Busted For Ordering Seeds Online in 2022 (Here’s What Happened)

If you’re worried about ordering seeds online and getting busted, I’m here to tell you that you really shouldn’t be.

In this article, I’ll explain what happens when your seeds get seized, and how you can reduce your chances of the same thing happening to you.

busted ordering seeds online

What Happens When You Get “Busted” Ordering Seeds Online (My Experience)

Ok, so here’s my story about getting “busted” for ordering seeds online.

I placed an order online with Seedsman (a Barcelona-based seed bank) for a pack of 5 seeds and after about a month they still hadn’t arrived, which is actually not that unusual for Seedsman (sigh…)

I don’t usually order my seeds from Seedsman, as they can have long shipping times, but they had some strains that I wanted to try and couldn’t find anywhere else.

So I emailed them and they told me to wait a couple more weeks, as the package might simply be delayed.

However, a few days later, I received a letter in the mail, just like this one:

busted seeds letter
A mail interception notice from user @Theastroemperor on Reddit

The letter basically told me that they had found some ‘material’ in the mail that was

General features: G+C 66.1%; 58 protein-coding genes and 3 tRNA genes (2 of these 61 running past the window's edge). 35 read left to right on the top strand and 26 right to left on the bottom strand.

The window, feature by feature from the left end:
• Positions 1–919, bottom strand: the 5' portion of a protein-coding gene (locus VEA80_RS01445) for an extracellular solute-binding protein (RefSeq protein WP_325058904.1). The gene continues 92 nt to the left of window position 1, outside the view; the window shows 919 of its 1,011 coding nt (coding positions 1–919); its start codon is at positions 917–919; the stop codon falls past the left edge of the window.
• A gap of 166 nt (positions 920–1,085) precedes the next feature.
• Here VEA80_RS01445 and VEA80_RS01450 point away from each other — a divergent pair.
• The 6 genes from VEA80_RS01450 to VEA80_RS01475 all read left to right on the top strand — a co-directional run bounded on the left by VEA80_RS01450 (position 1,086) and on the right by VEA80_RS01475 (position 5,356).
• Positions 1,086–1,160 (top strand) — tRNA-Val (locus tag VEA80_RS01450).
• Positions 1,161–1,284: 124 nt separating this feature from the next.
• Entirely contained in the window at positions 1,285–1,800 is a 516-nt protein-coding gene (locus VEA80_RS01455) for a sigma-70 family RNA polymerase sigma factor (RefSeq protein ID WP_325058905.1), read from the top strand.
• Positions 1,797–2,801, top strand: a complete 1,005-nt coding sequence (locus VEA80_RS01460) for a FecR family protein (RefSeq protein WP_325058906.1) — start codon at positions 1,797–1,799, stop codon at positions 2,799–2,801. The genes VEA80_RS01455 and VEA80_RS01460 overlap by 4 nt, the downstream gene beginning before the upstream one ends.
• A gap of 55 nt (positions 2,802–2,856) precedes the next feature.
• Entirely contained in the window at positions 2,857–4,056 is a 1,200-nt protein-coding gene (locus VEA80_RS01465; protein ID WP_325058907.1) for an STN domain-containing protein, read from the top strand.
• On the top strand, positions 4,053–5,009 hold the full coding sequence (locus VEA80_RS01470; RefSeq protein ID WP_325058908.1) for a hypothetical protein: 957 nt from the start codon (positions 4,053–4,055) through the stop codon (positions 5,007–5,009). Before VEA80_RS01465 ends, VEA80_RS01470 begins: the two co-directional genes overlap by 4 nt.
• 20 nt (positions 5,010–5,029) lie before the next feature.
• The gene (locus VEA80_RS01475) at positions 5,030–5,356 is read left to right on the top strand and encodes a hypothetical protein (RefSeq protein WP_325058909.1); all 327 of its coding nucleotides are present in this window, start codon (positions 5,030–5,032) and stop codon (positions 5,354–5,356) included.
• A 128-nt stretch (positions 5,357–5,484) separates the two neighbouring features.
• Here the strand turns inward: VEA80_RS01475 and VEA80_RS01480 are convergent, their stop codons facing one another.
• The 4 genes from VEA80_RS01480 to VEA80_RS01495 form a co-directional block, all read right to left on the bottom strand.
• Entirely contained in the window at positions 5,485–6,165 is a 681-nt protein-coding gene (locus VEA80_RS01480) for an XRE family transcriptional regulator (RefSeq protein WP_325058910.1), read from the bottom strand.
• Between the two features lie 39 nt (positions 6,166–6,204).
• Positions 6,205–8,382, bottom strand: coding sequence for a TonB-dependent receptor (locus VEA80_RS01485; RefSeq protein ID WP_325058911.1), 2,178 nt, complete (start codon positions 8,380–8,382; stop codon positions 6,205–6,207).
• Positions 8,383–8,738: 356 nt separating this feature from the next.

in violation of the agriculture quarantine regulation pertaining to the entry and movement of plants, plant products, animal products, soil, and plant pests”

U.S Department Of Agriculture

The letter went on to say that they could prosecute me for this violation, and they had taken the decision to dispose of the ‘material’.

I was told that I could appeal to the postmaster If I wanted them back (yeah, right)

I’d read about the possibility of this happening, so I wasn’t overly bothered.

In fact, I threw the letter into the bin almost immediately (although I wish I’d framed it for my grow room)

When this happened, I was living in a state where it was legal to grow (Colorado) so I wasn’t concerned about the prospect of tipping the authorities off to the fact that someone was obviously growing cannabis at the address the seeds were destined for.

However, If I was living in an illegal state like Georgia or Texas, I might have made plans to get rid of any growing evidence.

Is It Illegal To Order Cannabis Seeds Online?

The first thing to make crystal clear here is that I’m no lawyer. It’s important to do your own research and only take risks that you are comfortable with.